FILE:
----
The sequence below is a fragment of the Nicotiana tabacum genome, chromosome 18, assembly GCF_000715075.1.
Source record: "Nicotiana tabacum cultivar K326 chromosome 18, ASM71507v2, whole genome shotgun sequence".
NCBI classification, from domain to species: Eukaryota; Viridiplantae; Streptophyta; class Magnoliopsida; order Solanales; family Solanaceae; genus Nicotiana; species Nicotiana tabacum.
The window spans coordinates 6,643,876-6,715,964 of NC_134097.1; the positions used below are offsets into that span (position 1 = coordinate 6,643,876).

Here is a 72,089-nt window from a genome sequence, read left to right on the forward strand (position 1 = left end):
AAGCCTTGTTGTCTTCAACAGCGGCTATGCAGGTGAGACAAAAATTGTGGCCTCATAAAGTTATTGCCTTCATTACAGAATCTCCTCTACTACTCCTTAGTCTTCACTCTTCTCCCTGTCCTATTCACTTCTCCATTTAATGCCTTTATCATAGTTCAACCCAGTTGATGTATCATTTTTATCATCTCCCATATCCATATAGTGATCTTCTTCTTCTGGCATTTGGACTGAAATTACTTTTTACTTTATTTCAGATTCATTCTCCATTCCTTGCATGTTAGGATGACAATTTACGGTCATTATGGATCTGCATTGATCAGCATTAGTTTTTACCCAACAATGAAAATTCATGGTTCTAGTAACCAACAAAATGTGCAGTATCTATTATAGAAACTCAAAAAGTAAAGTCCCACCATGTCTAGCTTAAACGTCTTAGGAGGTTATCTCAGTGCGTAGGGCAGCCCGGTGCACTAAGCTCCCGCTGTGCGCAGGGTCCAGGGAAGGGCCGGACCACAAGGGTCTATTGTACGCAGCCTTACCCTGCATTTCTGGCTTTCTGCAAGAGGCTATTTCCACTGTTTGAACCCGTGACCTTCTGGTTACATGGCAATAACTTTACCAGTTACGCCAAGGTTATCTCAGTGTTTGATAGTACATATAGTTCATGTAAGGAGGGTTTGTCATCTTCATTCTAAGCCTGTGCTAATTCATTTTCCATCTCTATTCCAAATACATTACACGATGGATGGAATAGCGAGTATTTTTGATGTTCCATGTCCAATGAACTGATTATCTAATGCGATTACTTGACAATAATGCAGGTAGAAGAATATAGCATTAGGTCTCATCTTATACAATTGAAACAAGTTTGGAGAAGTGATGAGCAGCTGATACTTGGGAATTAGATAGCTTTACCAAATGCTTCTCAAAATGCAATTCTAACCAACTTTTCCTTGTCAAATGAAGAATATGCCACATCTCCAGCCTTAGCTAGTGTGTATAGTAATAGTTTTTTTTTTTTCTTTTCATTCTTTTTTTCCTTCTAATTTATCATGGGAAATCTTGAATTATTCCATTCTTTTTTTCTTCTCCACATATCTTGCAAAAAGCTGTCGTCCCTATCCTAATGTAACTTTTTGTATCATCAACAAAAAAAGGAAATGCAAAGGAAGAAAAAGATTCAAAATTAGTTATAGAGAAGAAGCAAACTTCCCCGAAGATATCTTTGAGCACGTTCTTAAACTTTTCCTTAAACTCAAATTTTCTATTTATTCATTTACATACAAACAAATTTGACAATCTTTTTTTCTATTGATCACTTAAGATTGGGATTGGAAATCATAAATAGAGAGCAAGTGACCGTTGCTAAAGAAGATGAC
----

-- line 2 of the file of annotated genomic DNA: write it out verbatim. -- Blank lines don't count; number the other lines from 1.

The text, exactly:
Source record: "Nicotiana tabacum cultivar K326 chromosome 18, ASM71507v2, whole genome shotgun sequence".